Peter Hook has a few stories to tell, and he is very good at telling them.
In a career that has spanned two of the most influential bands of the 20th century, he has earned millions — and blown millions. He has lived through the Joy Division years, the break-up and reformation of New Order, the opening and closure of the legendary Hacienda nightclub, the opening and closing of his own Factory record label. He has had a career long enough to make the top 10 in every major Western market in the world. All this done with a typical Manchester attitude that was mean and moody. This, coupled with the current legal wranglings with the other members of New Order, mean there is much to talk about. We caught up with Hook ahead of his DJ slot at the Step On indie night at Media One hotel on Friday.
Q. You’re back in Dubai for a third time now as a DJ. Is that turning into a real love for you?
A. Getting paid to play your own music is great and getting paid to play other people’s is a close second. I, like everyone else, underestimated how hard it was, though I was lucky to have two great teachers — Mani from the Stones Roses and Clint Boon of the Inspiral Carpets. Mani taught me how to not care and Clint taught me to care.
Q. You once owned a club in the shape of the legendary Hacienda. Wre you not tempted on the decks there?
A. No, back then I thought DJs were overpaid, pompous and full of their own self-importance. I now realise I had all those qualities, so I fit in perfectly. Bernard [Sumner, New Order vocalist] encouraged me in the ’90s but I didn’t start until 2004. I now realise what an art it is to read the crowd and give them a good night — in fact, it is underestimated.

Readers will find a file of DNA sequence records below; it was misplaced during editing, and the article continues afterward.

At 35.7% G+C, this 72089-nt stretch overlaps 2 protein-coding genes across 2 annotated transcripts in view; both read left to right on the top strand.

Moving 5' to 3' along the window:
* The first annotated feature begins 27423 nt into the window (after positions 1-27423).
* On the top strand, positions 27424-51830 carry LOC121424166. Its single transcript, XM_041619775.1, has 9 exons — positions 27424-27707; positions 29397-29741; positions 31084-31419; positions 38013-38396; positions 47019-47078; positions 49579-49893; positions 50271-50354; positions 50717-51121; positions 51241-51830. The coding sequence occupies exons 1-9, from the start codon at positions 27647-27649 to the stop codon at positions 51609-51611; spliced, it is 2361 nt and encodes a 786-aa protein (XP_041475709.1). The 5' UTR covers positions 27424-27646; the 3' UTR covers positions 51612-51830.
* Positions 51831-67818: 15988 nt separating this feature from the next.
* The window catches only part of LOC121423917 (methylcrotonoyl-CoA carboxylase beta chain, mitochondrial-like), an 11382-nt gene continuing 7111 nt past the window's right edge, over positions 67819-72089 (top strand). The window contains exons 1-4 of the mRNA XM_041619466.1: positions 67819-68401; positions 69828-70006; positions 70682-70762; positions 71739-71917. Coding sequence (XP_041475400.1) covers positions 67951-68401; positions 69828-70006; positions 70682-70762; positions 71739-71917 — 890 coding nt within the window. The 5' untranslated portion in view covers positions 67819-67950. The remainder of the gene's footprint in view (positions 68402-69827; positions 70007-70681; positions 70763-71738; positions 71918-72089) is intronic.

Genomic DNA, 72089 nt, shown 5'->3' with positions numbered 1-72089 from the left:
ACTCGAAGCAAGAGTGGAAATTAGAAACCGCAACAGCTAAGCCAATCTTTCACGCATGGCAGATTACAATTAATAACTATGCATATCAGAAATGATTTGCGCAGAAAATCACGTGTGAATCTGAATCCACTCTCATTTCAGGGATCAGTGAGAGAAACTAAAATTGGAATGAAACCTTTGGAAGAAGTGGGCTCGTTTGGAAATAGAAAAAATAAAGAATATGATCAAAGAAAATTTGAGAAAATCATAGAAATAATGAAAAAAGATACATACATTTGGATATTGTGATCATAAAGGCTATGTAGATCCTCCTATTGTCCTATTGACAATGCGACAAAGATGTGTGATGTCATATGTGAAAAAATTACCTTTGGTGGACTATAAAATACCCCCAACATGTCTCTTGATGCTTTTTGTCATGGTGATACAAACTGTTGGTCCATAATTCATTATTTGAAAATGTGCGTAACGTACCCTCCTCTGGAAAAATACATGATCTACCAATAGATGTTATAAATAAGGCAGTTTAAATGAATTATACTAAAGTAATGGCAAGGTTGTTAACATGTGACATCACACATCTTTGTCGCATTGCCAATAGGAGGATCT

Q. You have your own band Peter Hook and the Light. You are playing every Joy Division and New Order album in its entirety. How difficult is it?
A. It’s challenging for the band and the audience. We are putting together a new set all the time and the crowd don’t get the greatest hits set, it is more of an art piece than a typical concert. I feel a lot of the songs never got played by New Order so it is good to give them an airing. It requires more from us and the audience, it kind of feels new as some of the tracks we haven’t played in over 20 years.
Q. You were a band plagued with stories of disaster, be it clubs, record labels or personal tragedy. What one thing would you change?
A. I would only change one thing and that’s to go to see Ian [Curtis, Joy Division frontman, who committed suicide] on the Saturday night May 17 and look after him. I wonder what could have been if he was still alive today.
Q. You seem to hold Ian Curtis very close still even after all these years.
A. I do and maybe more now because as New Order we ignored the past and never celebrated any anniversaries. It seemed right at the time as we had to move forward and ignore it. You became distant and I felt like that until the band split in 2006.
Q. Million dollar question: Would you ever reform New Order.
A. I would play with Bernard and Stephen [Morris, the band’s drummer] as they are fantastic musicians. I am still though going through a legal process for the abuse of a minority shareholder. It is like a messy divorce that’s still going on.
— Mark, aka Sparky, presents Drive With Sparky on Radio 2, weekdays 4-7pm.
Don’t miss it
Peter Hook DJs at Step On, Media One hotel, Dubai, on Friday. Entry free before 11pm, then Dh100; 04-4271000.